Role of MRI
• Higher sensitivity for detection compared to CT.
• Complete tear (seen as discontinuity of ligaments) or partial tear (seen as abnormal signal) can be differentiated.
• Helpful in guiding management by differentiating stable from unstable injuries.
Disc damages and herniations
• Detection of abnormal disc signal related to traumatic herniations.
• Important to diagnose this before closed reduction as undetected disc herniations can cause worsening cord injury.
Extra medullary hemorrhage
• MRI shows extent of hematoma to help in surgical planning.
• Extradural hematoma is commonly encountered and can lead to cord compression.
• Enable detection of arterial injuries, which include an intimal flap, pseudoaneurysm, complete occlusion or active extravasation.
• Undetected vascular injuries can cause spinal cord infarctions.
• Detection of hemorrhagic and non-hemorrhagic cord injuries.
• This is the single most important role of MRI in spinal trauma evaluation.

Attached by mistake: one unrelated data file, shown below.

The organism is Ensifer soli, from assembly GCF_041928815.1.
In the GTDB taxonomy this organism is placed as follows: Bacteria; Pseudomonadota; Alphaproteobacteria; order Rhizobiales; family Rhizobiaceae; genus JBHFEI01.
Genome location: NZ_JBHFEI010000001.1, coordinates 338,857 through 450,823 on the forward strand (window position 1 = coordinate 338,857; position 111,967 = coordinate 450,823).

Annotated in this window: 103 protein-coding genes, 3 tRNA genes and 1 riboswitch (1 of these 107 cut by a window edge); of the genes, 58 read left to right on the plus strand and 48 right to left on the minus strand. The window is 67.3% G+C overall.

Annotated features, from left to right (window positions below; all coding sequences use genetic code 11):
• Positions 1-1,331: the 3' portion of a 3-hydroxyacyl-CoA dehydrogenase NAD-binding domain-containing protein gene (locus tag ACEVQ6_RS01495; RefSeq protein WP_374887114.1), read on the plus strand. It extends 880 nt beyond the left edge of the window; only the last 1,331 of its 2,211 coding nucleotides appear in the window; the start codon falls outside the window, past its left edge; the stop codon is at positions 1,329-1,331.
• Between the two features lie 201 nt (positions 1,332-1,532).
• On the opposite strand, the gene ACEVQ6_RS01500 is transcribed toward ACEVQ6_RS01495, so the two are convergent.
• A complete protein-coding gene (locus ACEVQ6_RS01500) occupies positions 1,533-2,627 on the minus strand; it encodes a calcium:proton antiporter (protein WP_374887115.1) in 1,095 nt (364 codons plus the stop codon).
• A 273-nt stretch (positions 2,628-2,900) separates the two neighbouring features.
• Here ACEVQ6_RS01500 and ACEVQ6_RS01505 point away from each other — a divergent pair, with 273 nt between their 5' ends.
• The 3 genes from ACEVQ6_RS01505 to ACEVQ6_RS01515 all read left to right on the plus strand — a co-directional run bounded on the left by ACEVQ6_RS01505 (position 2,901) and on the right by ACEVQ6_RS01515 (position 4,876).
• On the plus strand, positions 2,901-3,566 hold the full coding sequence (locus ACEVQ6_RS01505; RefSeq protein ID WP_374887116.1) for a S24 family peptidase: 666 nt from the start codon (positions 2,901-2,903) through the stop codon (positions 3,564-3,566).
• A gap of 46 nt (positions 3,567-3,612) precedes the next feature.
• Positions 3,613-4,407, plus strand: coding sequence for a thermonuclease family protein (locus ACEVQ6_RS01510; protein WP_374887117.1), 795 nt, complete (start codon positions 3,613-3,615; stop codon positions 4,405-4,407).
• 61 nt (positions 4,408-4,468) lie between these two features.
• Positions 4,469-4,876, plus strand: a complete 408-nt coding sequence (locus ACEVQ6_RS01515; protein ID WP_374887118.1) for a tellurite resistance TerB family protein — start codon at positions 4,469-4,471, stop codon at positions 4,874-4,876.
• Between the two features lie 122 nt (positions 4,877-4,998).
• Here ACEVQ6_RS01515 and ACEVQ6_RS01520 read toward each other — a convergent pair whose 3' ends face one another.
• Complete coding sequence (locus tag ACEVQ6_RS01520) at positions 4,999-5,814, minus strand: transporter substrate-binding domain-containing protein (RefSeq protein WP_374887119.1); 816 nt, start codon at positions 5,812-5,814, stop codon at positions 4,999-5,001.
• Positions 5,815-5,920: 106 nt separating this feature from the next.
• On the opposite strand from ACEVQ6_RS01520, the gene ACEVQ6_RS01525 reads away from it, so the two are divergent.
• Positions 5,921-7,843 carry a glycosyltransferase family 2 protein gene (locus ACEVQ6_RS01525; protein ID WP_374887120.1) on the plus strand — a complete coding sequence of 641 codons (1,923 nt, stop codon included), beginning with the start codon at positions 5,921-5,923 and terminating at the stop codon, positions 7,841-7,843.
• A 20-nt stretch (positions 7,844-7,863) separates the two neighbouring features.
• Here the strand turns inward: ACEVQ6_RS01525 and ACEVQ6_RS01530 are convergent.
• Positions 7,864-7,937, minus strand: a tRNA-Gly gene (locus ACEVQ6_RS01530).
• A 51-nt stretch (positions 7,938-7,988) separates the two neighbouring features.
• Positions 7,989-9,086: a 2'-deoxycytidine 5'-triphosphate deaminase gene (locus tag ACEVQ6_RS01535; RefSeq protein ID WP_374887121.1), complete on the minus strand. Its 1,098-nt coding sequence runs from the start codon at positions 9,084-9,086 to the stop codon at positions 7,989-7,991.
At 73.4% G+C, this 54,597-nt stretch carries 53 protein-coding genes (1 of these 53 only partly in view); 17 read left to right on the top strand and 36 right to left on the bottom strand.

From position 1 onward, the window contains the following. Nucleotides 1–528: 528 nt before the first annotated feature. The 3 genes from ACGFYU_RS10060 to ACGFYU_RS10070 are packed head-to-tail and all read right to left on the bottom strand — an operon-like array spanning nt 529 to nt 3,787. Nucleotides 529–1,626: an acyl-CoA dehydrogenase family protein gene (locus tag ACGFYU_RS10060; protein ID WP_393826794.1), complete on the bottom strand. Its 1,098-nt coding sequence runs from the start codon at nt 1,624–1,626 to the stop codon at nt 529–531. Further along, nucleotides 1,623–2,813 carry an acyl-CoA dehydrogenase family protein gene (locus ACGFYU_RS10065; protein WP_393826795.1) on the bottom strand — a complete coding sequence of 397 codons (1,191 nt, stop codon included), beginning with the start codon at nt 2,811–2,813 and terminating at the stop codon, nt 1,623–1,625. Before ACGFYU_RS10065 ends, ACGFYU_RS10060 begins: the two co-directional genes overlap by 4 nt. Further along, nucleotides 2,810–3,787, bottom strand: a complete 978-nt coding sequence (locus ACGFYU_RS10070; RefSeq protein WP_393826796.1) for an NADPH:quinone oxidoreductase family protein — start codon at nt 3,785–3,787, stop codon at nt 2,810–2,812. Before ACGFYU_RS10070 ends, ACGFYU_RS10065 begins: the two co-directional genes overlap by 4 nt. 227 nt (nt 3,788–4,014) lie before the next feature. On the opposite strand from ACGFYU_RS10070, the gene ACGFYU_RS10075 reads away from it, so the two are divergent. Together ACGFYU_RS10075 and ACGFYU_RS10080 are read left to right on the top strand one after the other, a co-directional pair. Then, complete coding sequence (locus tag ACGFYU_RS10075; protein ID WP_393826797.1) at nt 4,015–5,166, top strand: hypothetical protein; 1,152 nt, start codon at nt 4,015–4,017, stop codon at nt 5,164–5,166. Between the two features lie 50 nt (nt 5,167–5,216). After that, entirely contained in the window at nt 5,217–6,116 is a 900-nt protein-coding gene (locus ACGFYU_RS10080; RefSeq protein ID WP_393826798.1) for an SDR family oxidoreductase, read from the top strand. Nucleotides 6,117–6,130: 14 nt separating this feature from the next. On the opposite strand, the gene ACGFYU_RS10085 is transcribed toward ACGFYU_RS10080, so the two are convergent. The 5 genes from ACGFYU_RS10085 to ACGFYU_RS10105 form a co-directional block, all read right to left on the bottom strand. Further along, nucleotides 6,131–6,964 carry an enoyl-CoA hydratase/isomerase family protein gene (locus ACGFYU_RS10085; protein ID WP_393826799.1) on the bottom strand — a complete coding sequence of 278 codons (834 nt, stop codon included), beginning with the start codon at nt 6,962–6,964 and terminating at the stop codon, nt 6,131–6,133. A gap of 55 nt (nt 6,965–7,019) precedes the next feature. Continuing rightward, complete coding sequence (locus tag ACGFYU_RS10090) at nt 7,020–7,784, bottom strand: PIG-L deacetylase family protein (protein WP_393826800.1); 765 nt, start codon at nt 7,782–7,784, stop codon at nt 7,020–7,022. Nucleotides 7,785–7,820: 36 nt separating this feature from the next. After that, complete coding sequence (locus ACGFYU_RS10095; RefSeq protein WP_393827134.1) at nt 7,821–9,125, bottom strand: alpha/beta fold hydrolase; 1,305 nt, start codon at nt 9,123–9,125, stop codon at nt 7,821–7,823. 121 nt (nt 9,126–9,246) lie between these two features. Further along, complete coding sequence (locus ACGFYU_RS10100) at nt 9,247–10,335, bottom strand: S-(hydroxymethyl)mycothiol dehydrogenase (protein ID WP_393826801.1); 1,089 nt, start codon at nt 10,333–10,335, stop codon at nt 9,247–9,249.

• Visualized as abnormal cord signal with hemorrhage best seen on gradient recalled echo (GRE) type sequences.
• Presence of hemorrhage is the most important poor prognostic factor.
Acute vs old vertebral fracture
• Age-indeterminate fractures identified on radiography and CT can be classified into acute and old fractures based on the presence or absence of bone marrow edema, respectively.
Benign vs malignant fracture
• Differentiation of benign and malignant fractures.
• Benign fractures show horizontal band of marrow edema, concave appearance of posterior vertebral margin and lack of soft tissue mass.
• Malignant fractures show almost complete involvement of vertebral body, convex posterior margin and associated soft tissue mass.